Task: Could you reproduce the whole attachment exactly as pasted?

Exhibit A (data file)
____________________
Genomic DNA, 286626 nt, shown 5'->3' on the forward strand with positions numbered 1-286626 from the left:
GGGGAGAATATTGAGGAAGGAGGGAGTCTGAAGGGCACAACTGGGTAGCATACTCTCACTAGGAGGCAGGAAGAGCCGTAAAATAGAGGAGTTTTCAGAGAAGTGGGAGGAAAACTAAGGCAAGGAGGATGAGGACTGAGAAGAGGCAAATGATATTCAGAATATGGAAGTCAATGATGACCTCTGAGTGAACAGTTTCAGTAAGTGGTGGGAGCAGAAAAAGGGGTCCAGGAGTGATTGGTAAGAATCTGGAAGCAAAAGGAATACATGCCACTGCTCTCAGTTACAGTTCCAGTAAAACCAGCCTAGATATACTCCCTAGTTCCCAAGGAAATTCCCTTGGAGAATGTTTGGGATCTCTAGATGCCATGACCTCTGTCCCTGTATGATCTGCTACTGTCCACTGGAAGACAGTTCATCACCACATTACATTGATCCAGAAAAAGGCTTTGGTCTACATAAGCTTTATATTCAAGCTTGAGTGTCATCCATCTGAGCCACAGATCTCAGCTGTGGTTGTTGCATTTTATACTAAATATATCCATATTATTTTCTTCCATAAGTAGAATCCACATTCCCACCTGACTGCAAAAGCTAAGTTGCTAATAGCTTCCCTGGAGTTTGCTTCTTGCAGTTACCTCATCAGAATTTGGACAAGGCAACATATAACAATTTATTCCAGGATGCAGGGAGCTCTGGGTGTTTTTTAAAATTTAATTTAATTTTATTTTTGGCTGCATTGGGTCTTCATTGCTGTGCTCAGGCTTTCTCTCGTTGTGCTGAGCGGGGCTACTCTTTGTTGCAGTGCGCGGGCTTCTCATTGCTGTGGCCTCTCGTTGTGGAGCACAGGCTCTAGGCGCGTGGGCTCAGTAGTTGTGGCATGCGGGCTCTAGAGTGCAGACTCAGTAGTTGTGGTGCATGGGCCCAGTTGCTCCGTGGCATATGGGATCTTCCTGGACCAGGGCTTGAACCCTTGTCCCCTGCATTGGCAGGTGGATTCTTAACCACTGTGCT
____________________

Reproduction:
Genomic DNA, 286626 nt, shown 5'->3' on the forward strand with positions numbered 1-286626 from the left:
GGGGAGAATATTGAGGAAGGAGGGAGTCTGAAGGGCACAACTGGGTAGCATACTCTCACTAGGAGGCAGGAAGAGCCGTAAAATAGAGGAGTTTTCAGAGAAGTGGGAGGAAAACTAAGGCAAGGAGGATGAGGACTGAGAAGAGGCAAATGATATTCAGAATATGGAAGTCAATGATGACCTCTGAGTGAACAGTTTCAGTAAGTGGTGGGAGCAGAAAAAGGGGTCCAGGAGTGATTGGTAAGAATCTGGAAGCAAAAGGAATACATGCCACTGCTCTCAGTTACAGTTCCAGTAAAACCAGCCTAGATATACTCCCTAGTTCCCAAGGAAATTCCCTTGGAGAATGTTTGGGATCTCTAGATGCCATGACCTCTGTCCCTGTATGATCTGCTACTGTCCACTGGAAGACAGTTCATCACCACATTACATTGATCCAGAAAAAGGCTTTGGTCTACATAAGCTTTATATTCAAGCTTGAGTGTCATCCATCTGAGCCACAGATCTCAGCTGTGGTTGTTGCATTTTATACTAAATATATCCATATTATTTTCTTCCATAAGTAGAATCCACATTCCCACCTGACTGCAAAAGCTAAGTTGCTAATAGCTTCCCTGGAGTTTGCTTCTTGCAGTTACCTCATCAGAATTTGGACAAGGCAACATATAACAATTTATTCCAGGATGCAGGGAGCTCTGGGTGTTTTTTAAAATTTAATTTAATTTTATTTTTGGCTGCATTGGGTCTTCATTGCTGTGCTCAGGCTTTCTCTCGTTGTGCTGAGCGGGGCTACTCTTTGTTGCAGTGCGCGGGCTTCTCATTGCTGTGGCCTCTCGTTGTGGAGCACAGGCTCTAGGCGCGTGGGCTCAGTAGTTGTGGCATGCGGGCTCTAGAGTGCAGACTCAGTAGTTGTGGTGCATGGGCCCAGTTGCTCCGTGGCATATGGGATCTTCCTGGACCAGGGCTTGAACCCTTGTCCCCTGCATTGGCAGGTGGATTCTTAACCACTGTGCT